In recent years it has become fashionable to describe the office of prime minister as presidential. The official doctrine is that the prime minister is simply the first among equals, and the rule of collective responsibility emphasizes the collegial character of the cabinet. The office was conceived as being on the model of a team leader rather than an autocrat. Whenever the post is held by a strong prime minister, the assertion that it has become presidential is propounded, and a contrast is drawn between the office in the 19th cent. and today. The comparison has some force. The urgency of many decisions in the modern world, the increased importance of foreign affairs, media emphasis on the personality of the prime minister, have all tended to enhance the office at the expense of departmental ministers. Yet it is easy to exaggerate the change. The gladiatorial contests between Gladstone and Disraeli anticipated the modern concentration on the rival party leaders. Similarly, crucial decisions were sometimes taken by the prime minister and a few colleagues, with the cabinet sidelined. Most of the Liberal cabinet in 1914 were unaware of the extent of the Anglo-French conversations relating to a possible war with Germany.
The rule of a prime minister such as Thatcher will always give colour to the image of the prime minister as all-powerful. But though it may be conceded that there is a long-term trend towards the enhancement of the office, there are frequent fluctuations, as dominating prime ministers are followed by more diffident successors. Thus a Thatcher is succeeded by a Major, a Macmillan by a Douglas-Home. The bitter price Thatcher paid for her overbearing style suggests than an excessively presidential attitude may exact its own penalties.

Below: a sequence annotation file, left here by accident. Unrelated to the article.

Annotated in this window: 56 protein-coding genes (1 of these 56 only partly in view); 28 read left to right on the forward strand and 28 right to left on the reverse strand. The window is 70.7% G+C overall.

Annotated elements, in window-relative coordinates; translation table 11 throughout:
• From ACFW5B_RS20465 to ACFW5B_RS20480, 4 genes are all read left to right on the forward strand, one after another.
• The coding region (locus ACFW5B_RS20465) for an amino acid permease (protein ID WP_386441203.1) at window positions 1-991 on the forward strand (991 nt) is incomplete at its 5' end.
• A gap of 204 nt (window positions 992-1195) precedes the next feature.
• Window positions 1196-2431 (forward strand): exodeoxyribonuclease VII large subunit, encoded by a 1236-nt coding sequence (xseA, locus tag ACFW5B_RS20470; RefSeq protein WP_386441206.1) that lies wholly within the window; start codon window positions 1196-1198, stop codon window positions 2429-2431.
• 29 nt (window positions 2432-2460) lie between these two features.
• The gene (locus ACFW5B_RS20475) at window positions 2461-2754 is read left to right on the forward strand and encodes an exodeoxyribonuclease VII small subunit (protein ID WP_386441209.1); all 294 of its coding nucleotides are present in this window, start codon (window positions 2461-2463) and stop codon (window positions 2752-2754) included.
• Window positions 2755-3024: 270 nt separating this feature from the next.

Barber, J. , The Prime Minister since 1945 (Oxford, 1991);
Blake, R. , The Office of Prime Minister (Oxford, 1975);
King, A. (ed.), The British Prime Minister (2nd edn. 1985);
Van Thal, H. (ed.), The Prime Ministers (2 vols., 1974–5).
The prime minister (or premier) was the chief executive officer of the Soviet government. The position was formally known as the chairman of the Council of Ministers (also known as the Sovnarkom, 1917–1946, and the Cabinet of Ministers, 1990–1991). The prime minister led sessions of the Council of Ministers and the more exclusive and secretive Presidium of the Council of Ministers. The prime minister was charged with overall responsibility for managing the centrally planned command economy and overseeing the extensive public administration apparatus.
Representing one of the most powerful positions in the Soviet leadership hierarchy, the post of prime minister carried automatic full membership in the Politburo, the top executive body in the political system. The prime minister's seat was frequently the object of intense intra-party factional conflicts to control the economic policy agenda.